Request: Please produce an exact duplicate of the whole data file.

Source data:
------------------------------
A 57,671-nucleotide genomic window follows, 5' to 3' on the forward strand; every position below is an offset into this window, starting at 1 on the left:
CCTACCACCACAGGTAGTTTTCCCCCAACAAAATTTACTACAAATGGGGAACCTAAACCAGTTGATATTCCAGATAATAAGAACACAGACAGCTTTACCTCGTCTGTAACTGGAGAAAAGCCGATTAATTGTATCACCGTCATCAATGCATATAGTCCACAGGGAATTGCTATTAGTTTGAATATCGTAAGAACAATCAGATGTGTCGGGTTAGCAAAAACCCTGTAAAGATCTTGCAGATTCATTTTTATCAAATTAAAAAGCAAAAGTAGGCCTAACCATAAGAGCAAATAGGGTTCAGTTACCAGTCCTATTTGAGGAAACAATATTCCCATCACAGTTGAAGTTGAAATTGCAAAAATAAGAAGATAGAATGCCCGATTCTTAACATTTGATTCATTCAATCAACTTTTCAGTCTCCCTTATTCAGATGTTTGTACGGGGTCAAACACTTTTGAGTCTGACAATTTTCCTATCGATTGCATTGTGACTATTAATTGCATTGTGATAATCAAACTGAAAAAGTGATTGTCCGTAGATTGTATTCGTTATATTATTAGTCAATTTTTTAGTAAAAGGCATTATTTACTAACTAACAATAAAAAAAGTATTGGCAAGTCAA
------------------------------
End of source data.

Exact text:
A 57,671-nucleotide genomic window follows, 5' to 3' on the forward strand; every position below is an offset into this window, starting at 1 on the left:
CCTACCACCACAGGTAGTTTTCCCCCAACAAAATTTACTACAAATGGGGAACCTAAACCAGTTGATATTCCAGATAATAAGAACACAGACAGCTTTACCTCGTCTGTAACTGGAGAAAAGCCGATTAATTGTATCACCGTCATCAATGCATATAGTCCACAGGGAATTGCTATTAGTTTGAATATCGTAAGAACAATCAGATGTGTCGGGTTAGCAAAAACCCTGTAAAGATCTTGCAGATTCATTTTTATCAAATTAAAAAGCAAAAGTAGGCCTAACCATAAGAGCAAATAGGGTTCAGTTACCAGTCCTATTTGAGGAAACAATATTCCCATCACAGTTGAAGTTGAAATTGCAAAAATAAGAAGATAGAATGCCCGATTCTTAACATTTGATTCATTCAATCAACTTTTCAGTCTCCCTTATTCAGATGTTTGTACGGGGTCAAACACTTTTGAGTCTGACAATTTTCCTATCGATTGCATTGTGACTATTAATTGCATTGTGATAATCAAACTGAAAAAGTGATTGTCCGTAGATTGTATTCGTTATATTATTAGTCAATTTTTTAGTAAAAGGCATTATTTACTAACTAACAATAAAAAAAGTATTGGCAAGTCAA